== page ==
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show-Zi

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Hi anyone try or know how to get 2.99.13 version? Thks
It seems that the beta version is no longer available due to downloads that have a validity period. Probably, the official version ver.3 will be released soon, so you have to wait for it.
Detailed development information on TinyWall can be found on Wilder.
 

show-Zi

Level 23
Verified
I just released a new beta, with yet another a big feature: UWP (Windows Store) app support. Please see Wilders post for details.
No new features from now on until v3 final, pinky-promise.
Thank you! I'll try it later! Wfc is not bad, but I want to create a rule from the log, so I want to migrate if there are no problems.

For @blueblackwow65 , this is good news
 

ultim

Level 2
Ver.2.1.15 has also been released for the official board. Currently trying. Connections to the previously failed Microsoft Store are no problem in this version. (y)
The only change in 2.1.15 compared to 2.1.14 is that it will not offer you an upgrade to version 3.0 if you are running a 32-bit machine. That is because TW v3 is 64-bit only.
 

ultim

Level 2
That choice of colors has been that way since TnyWall was born more than 8 years ago. I guess changing that now would confuse a lot of users.
But to try to explain why it is to: These colors are meant for the user. Green is the recommended setting and the normal mode, this is why green, it is supposed to encourage the user. Red is dangerous and not recommended because it allows all apps to go out. Red is used to discourage the user in this case. Yellow is not dangerous, so not red, but still a warning that the firewall is blocking everything, so any kind of networking will not work. The color of warnings is typically yellow everywhere else too.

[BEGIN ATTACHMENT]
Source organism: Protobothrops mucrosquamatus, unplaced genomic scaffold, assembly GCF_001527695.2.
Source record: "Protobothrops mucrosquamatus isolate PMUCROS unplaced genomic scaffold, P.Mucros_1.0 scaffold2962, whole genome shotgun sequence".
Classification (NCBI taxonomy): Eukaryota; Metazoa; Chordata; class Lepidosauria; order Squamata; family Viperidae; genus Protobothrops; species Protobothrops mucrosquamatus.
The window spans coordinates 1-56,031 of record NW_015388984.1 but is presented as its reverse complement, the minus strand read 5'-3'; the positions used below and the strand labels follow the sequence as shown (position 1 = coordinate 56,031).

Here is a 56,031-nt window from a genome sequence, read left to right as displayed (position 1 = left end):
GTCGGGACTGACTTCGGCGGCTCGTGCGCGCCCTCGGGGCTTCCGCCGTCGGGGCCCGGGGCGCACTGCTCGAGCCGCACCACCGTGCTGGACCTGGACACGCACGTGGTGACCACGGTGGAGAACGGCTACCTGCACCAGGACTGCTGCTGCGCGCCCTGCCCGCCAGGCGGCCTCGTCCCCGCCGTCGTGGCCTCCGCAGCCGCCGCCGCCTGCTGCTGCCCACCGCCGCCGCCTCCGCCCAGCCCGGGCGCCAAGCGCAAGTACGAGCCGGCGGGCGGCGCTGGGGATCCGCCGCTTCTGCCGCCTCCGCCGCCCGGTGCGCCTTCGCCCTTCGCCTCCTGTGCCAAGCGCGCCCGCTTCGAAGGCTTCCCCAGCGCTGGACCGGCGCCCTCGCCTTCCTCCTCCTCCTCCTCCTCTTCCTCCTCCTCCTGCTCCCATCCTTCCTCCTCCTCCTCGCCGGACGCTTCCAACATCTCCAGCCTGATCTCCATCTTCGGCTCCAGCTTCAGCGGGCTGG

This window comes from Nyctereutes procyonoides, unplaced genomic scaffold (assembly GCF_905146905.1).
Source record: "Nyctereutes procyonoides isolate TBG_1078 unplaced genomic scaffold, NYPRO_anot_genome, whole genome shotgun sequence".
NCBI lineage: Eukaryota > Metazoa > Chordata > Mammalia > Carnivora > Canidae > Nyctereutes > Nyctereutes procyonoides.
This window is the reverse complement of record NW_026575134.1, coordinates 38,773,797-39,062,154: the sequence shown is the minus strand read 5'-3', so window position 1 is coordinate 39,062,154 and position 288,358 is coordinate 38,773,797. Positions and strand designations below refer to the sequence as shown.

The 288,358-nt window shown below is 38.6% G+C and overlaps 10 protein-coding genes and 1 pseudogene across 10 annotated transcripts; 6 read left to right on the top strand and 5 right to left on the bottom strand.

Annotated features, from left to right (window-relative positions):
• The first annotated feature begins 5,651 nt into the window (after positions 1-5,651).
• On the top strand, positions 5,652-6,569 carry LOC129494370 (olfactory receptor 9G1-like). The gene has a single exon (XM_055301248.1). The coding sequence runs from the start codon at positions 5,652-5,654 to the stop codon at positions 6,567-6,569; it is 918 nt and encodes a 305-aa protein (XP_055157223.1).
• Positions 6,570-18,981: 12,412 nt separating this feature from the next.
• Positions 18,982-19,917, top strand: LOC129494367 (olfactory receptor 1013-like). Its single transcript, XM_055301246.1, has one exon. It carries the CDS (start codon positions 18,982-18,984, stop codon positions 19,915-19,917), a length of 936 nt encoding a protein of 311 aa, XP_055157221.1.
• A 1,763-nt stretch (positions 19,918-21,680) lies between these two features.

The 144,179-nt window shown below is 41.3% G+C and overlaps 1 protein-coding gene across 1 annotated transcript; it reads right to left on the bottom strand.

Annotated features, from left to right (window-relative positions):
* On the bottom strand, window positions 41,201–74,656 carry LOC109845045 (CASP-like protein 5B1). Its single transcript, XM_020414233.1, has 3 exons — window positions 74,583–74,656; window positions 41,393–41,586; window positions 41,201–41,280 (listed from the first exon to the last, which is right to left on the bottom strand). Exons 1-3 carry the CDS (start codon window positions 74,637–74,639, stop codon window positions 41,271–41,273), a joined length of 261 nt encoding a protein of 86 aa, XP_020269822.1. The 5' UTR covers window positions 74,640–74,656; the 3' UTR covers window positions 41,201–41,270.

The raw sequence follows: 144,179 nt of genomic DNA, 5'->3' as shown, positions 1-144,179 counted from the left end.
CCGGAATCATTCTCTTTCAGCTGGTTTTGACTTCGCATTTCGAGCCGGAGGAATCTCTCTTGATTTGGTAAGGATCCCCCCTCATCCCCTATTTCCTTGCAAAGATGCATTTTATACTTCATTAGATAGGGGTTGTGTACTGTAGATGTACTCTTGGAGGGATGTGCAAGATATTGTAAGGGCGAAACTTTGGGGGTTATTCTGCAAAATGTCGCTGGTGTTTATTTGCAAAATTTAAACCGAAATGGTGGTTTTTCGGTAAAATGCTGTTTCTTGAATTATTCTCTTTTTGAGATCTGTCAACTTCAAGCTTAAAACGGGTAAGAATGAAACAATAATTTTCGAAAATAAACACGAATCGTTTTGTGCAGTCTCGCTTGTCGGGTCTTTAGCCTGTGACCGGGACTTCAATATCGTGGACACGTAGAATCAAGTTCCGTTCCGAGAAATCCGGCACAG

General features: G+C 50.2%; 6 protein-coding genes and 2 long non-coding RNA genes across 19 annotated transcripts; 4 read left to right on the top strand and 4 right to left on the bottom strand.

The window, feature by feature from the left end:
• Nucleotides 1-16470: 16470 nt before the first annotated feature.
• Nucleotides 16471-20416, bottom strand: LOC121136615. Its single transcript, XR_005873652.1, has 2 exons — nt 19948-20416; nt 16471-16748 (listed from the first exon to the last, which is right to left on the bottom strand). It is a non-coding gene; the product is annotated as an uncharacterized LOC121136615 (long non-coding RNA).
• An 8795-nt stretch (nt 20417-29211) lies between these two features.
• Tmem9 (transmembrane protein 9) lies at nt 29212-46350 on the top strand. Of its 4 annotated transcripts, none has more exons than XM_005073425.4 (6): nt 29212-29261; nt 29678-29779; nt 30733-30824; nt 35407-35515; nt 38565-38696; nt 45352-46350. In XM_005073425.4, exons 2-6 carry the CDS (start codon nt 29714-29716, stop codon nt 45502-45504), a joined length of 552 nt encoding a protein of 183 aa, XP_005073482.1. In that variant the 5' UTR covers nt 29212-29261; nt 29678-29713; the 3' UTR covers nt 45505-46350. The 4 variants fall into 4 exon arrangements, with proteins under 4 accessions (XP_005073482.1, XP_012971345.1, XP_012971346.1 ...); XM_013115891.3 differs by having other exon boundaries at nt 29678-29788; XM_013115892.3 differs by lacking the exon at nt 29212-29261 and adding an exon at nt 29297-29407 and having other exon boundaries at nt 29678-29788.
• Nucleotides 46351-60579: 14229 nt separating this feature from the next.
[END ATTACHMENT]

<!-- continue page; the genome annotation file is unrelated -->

I know these are not typically the colors that other firewalls use, but I wanted you to know what is the general idea here. TinyWall's colors make more sense if you think about them as status indicators to the user, and not as firewall rule colors.
 
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show-Zi

Level 23
Verified
That choice of colors has been that way since TnyWall was born more than 8 years ago. I guess changing that now would confuse a lot of users.
But to try to explain why it is to: These colors are meant for the user. Green is the recommended setting and the normal mode, this is why green, it is supposed to encourage the user. Red is dangerous and not recommended because it allows all apps to go out. Red is used to discourage the user in this case. Yellow is not dangerous, so not red, but still a warning that the firewall is blocking everything, so any kind of networking will not work. The color of warnings is typically yellow everywhere else too.

I know these are not typically the colors that other firewalls use, but I wanted you to know what is the general idea here. TinyWall's colors make more sense if you think about them as status indicators to the user, and not as firewall rule colors.
Thanks for answering small questions. If that is the case, I can understand.:)(y)
 

oldschool

Level 50
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New version up with reported issues from the past 24 hours corrected.
- Fix GUI crash on Windows Server 2012 R2
- Fix performance regression in Connections window
- Add special rule for Windows Defender to keep it whitelisted after an update)

Download [fresh and hot].

I think the UWP APIs really might not be supported on WinServer 2012 R2. Installing a UWP app is possible but not easy without the Store, so instead of trying if I can actually run a UWP app there, I searched on the internet. Things point in the direction that it is not supported, though proofs are circumstantial at best. Add to this that I don't expect people to run Store apps on a server anyway, so I ended up disabling UWP support on WinServer 2012 R2. I *did* check Server 2016 too, and all the UWP stuff works nicely there in TinyWall.

The performance issue of the connections window was totally my fault, an oversight and a regression in the previous beta. Fixed now.

As for Windows Defender, I finally realized (duh!) that the "special exceptions" system in TinyWall is the perfect way to handle such things. It is technically perfectly suited for the task. In the end I didn't even have to write a single line of code for Defender, all was done as a simple addition to the XML database. It might take up to 30 minutes after a Defender update to get the new version automatically whitelisted though. I also decided not the add it as a "recommended" special exception that is default-on after installation, because Defender in its standard configuration can upload your files to submit samples, so I couldn't do it in good conscience. Which means you'll need to enable it manually in the settings. Of course after that there is no need to add a rule manually anymore.
 
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